The Internet as DIY connectivity for people and things (IoT)

Tuesday, March 25th, 2014 at 6:30 PM

nvidia (Marco Polo Room)

PROGRAM

6:30 - 7:00 Pizza + Drinks, Networking
7:00 - 8:30 Talk and Questions

Organizer: IEEE Consumer Electronics Society SCV
    

Session Abstract:The Internet is exciting and has been transformational in many ways. But to fully understand why it has been so it is necessary to revisit communications theory and recognize that the Internet is a sharp departure from the idea that speech, AKA communicating, is something inside channels. That's the old paradigm. With the Internet as the new paradigm the meaning, and the value, is entirely outside the channel.

In this talk we look at how the concept underlying the Internet was discovered as we learned how to interconnect computers using any available means without depending on network providers. Without this dependency we were able to concentrate on the task at hand rather than the third parties along the path. This has strong implications as we look at connectivity as a resource. We no longer need to pass messages using a different infrastructure and protocol for each application.

To fully realize the opportunity of the Internet (and connected things) whats needed is borderless connectivity without gatekeepers in the path. We need understand the history of the Internet as DIY from the edge. We can get more Internet or, more to the point, create opportunity by funding the facilities we use in much the same way we fund common infrastructure such as sidewalks and roads.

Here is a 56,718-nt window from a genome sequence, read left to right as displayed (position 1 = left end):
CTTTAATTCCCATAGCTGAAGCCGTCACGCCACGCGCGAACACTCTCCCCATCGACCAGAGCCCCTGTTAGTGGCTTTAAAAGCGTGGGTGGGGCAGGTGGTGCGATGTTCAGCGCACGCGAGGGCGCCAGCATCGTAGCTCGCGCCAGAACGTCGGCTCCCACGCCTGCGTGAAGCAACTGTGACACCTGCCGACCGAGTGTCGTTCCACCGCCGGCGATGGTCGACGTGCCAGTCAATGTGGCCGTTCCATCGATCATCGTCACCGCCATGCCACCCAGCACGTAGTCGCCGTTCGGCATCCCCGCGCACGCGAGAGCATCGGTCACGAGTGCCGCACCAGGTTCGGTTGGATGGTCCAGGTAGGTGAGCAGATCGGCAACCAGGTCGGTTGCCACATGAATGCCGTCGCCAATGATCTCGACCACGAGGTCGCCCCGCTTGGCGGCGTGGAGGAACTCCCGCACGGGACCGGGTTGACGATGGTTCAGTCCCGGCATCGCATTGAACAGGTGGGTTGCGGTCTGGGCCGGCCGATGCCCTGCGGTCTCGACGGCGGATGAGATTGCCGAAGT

Speaker: Bob Frankston

Bio: Bob Frankston was born in Brooklyn, New York, in 1949. He received S.B. degrees in both computer science and mathematics (1970) and master's and engineers degrees in computer science (1974), all from MIT.

In 1979, Frankston founded Software Arts with friend and Harvard MBA student Dan Bricklin to develop and sell VisiCalc, the first electronic spreadsheet program for personal computers. VisiCalc was first available for the Apple ii personal computer, which significantly drove Apple ii sales. It became a blockbuster product and remained a widely used program for personal computers for many years. After VisiCalc was purchased by Lotus Development, it evolved into Lotus 1-2-3.

From 1985 to 1990, Frankston worked at Lotus Development, where he created the Lotus Express product and a fax facility for Lotus Notes. At Slate Corporation, (1990 to 1992), Frankston worked on mobile and pen-based systems. At Microsoft (1993 to 1998), he focused on the consumer use of computers, in particular, home networking, and the idea of wireless networking.

Since 1988, he has been an angel investor providing early-stage financing for technology start-ups.

Frankston is a Fellow of the IEEE and ACM and holds the ACM Software System Award (1985).